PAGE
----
Oregon restaurants offer local growers and processors a major opportunity to cash in on the away-from-home food consumer. The more obvious offerings include such items as Oregon-grown beef in both fast-food and even high-end restaurants, as well as Oregon potatoes and onions used to make french fries and onion rings. More recent menu items include Oregon corn-on-the-cob at Kentucky Fried Chicken, Oregon strawberries and blackberries used in shakes at Burgerville, and Tillamook cheese at several restaurants that offer hamburgers. White tablecloth restaurants also offer local wines and microbrews.
“Serving local foods is a hot deal now,” says McCoid. “You can find these foods on the menu not only in fine dining establishments, but establishments like Burgerville are making it part of their marketing campaign. All this bodes well for local Oregon agriculture.”
Unseen to many consumers are the tastes of Oregon that come in the form of food ingredients.
“Restaurant bakers use Oregon hazelnuts, frozen berries, and flours,” says Laura Barton of ODA’s Agricultural Development and Marketing Division. “Our locally-grown peas and corn also make their way into private label food service suppliers like Sysco and Food Services of America. Condiments should not be overlooked as Oregon grown and produced horseradish and mustards are a food service staple.”
The rising cost of all food may factor into an increased interest in dining out. There is evidence that prices for food purchased for home consumption are rising faster than prices for food purchased away from home. ERS projections indicate the cost of food eaten away from home will be up in the range of 3.5 percent to 4.5 percent this year, while the cost of food purchased for home use will increase more in the 5 to 6 percent range. Still, the American consumer is faring better than past decades when annual increases in food costs reached as high as 9 percent in the 1970s.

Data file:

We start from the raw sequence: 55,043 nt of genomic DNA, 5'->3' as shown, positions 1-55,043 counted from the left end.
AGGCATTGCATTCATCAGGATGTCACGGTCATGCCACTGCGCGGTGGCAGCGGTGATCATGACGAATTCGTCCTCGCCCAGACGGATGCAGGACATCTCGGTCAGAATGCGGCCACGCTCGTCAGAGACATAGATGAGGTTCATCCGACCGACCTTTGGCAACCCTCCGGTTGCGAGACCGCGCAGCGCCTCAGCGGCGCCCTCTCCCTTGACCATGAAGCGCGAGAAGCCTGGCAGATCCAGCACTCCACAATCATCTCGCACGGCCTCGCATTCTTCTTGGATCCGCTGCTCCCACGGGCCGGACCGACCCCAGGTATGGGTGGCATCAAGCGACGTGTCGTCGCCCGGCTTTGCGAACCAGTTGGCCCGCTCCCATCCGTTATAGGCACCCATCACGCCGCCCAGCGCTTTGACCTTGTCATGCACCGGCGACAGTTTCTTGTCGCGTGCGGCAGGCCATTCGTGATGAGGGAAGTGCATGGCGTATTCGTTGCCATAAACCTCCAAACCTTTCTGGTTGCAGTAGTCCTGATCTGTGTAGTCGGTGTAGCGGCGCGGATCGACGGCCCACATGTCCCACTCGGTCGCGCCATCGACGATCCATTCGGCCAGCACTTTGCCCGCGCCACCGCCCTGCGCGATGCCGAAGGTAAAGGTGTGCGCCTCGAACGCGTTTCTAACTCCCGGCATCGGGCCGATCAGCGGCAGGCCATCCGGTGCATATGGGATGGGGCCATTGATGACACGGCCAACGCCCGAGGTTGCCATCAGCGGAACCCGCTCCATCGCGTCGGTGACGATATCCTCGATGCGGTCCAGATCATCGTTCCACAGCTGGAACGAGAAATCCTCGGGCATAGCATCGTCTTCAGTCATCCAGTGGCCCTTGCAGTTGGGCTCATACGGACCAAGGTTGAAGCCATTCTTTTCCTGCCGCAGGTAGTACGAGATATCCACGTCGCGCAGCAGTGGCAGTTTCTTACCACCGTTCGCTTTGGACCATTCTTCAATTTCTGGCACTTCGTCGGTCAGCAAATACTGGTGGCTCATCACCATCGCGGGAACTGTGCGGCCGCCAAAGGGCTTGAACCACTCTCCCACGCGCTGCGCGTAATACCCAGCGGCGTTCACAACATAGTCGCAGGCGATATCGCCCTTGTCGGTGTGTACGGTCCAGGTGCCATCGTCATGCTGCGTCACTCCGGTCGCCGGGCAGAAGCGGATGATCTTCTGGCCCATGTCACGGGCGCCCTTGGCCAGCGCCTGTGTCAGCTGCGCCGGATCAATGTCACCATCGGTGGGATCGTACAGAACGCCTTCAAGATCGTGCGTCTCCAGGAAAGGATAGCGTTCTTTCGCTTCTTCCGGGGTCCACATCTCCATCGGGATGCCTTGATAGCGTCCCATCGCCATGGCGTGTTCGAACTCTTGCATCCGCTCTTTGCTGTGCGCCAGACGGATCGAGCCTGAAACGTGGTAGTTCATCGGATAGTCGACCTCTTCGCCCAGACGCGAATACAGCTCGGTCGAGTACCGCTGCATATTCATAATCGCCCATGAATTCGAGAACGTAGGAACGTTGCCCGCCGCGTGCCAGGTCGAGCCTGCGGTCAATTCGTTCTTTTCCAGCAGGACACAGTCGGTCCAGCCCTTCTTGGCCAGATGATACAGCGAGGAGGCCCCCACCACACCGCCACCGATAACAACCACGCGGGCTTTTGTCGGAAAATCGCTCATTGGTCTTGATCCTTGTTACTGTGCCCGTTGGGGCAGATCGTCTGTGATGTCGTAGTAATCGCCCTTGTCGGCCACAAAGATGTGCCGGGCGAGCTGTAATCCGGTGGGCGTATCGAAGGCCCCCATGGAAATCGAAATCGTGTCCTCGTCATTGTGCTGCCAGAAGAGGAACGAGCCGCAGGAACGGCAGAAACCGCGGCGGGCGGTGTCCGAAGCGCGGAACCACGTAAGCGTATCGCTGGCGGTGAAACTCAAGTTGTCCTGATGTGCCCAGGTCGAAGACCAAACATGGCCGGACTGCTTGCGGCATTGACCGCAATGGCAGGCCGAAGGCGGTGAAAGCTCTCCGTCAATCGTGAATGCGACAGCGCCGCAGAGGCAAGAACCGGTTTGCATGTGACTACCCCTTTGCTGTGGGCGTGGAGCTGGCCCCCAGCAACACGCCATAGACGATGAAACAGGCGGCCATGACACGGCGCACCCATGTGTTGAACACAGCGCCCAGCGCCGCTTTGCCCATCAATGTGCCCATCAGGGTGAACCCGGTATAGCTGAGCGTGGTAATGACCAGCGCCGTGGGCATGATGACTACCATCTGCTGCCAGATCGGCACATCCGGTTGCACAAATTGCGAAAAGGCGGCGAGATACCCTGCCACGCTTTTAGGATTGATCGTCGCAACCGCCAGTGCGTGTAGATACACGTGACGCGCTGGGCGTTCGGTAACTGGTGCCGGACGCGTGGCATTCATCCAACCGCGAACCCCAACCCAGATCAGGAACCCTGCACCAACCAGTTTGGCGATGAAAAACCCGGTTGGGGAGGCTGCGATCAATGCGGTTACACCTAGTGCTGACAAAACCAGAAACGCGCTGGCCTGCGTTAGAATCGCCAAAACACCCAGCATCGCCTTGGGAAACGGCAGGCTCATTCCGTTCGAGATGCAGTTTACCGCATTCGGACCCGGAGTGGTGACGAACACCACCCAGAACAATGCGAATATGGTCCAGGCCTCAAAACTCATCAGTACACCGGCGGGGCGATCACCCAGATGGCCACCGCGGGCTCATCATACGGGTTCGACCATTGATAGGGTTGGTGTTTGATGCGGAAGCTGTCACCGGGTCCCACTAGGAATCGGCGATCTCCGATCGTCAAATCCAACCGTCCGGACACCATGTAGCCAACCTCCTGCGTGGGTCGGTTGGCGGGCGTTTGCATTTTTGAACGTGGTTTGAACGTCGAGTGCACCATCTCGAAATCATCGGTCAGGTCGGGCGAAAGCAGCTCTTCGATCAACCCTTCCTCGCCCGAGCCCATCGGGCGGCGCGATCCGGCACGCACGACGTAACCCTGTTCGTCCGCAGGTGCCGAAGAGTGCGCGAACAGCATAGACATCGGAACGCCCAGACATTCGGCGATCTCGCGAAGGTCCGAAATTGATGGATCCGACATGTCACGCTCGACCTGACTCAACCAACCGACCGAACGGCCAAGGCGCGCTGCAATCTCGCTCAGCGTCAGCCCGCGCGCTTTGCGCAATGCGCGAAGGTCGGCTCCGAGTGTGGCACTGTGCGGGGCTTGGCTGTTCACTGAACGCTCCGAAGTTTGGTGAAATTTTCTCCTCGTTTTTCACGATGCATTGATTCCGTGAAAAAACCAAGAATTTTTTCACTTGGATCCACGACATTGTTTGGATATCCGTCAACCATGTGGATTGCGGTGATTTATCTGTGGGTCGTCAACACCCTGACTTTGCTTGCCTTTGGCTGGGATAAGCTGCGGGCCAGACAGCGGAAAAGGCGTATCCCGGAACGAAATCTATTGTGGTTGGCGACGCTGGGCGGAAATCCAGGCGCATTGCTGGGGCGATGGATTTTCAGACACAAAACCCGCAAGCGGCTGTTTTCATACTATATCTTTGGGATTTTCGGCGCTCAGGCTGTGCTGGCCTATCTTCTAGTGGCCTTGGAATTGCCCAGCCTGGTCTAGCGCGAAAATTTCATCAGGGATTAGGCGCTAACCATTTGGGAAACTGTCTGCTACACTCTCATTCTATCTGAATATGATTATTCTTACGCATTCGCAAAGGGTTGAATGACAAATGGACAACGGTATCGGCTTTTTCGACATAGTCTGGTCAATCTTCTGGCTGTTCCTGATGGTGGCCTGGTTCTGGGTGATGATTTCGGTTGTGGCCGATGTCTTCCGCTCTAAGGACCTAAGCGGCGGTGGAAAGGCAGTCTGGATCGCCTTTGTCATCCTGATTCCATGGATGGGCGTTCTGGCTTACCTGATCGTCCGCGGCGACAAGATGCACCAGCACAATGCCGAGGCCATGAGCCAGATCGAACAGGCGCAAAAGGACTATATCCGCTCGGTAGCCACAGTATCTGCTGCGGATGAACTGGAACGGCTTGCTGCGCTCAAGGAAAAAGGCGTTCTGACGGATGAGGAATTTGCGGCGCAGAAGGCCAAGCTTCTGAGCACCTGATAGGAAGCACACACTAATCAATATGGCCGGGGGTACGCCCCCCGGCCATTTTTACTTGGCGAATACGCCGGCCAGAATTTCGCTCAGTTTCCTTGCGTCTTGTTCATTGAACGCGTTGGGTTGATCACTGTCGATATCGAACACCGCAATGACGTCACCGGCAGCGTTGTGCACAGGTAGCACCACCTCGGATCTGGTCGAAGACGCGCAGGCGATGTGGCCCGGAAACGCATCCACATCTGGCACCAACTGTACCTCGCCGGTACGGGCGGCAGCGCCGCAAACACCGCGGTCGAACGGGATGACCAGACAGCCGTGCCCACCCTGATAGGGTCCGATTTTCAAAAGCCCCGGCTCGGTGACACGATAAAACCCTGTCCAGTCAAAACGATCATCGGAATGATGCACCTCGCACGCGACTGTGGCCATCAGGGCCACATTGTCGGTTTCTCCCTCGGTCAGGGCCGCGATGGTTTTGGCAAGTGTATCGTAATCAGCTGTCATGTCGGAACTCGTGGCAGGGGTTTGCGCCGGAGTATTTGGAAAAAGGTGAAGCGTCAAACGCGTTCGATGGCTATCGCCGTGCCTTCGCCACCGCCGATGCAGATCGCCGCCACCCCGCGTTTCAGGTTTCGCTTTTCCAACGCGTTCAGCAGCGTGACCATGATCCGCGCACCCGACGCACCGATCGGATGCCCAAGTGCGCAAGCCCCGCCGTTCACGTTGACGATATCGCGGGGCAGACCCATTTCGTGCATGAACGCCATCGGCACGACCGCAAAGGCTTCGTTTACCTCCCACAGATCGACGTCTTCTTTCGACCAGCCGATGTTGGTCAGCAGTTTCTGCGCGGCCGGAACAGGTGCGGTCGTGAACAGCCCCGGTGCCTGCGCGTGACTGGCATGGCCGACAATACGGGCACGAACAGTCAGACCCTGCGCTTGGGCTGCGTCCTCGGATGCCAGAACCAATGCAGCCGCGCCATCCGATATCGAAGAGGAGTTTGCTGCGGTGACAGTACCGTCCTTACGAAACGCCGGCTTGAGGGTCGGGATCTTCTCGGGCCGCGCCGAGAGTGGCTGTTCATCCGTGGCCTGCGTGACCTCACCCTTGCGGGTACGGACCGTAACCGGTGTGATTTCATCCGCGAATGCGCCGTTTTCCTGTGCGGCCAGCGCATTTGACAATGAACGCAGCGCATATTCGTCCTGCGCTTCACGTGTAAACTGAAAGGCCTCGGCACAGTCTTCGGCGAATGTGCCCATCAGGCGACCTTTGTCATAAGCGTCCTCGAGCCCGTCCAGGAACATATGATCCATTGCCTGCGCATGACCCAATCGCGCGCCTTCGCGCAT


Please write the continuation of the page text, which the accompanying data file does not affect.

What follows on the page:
“The U.S. consumer is also faring better than their counterparts in many other parts of the world,” says ODA analyst Brent Searle. “Overall food expenditures by Americans is still less than 10 percent of their disposable income.”
Oregonians are now likely to be more thoughtful when deciding where and how to spend their food dollar. It seems the cost of everything is going up, and that appears to be taken into the overall consideration.
“Consumers will continue to look at convenience foods due to busy lifestyles- and carefully scrutinize cost and value, given price increases at the retail value as well the cost of gasoline as they do their shopping,” says Searle.
The bottom line for Oregon agriculture continues to be simple- the product will go to where the market is. No matter where Americans eat their food- at home or away from home- Oregon is growing it and processing it. The trend towards convenience by the consumer means that the state’s efforts to increase value-added agriculture will always be important.
For more information, contact Bruce Pokarney at (503) 986-4559.
no comments yet
Stay up to date with the latest political news and commentary from Natural Resource Report through weekly email updates:
Prefer another subscription option? Subscribe to our RSS Feed, become a fan on Facebook, or follow us on Twitter.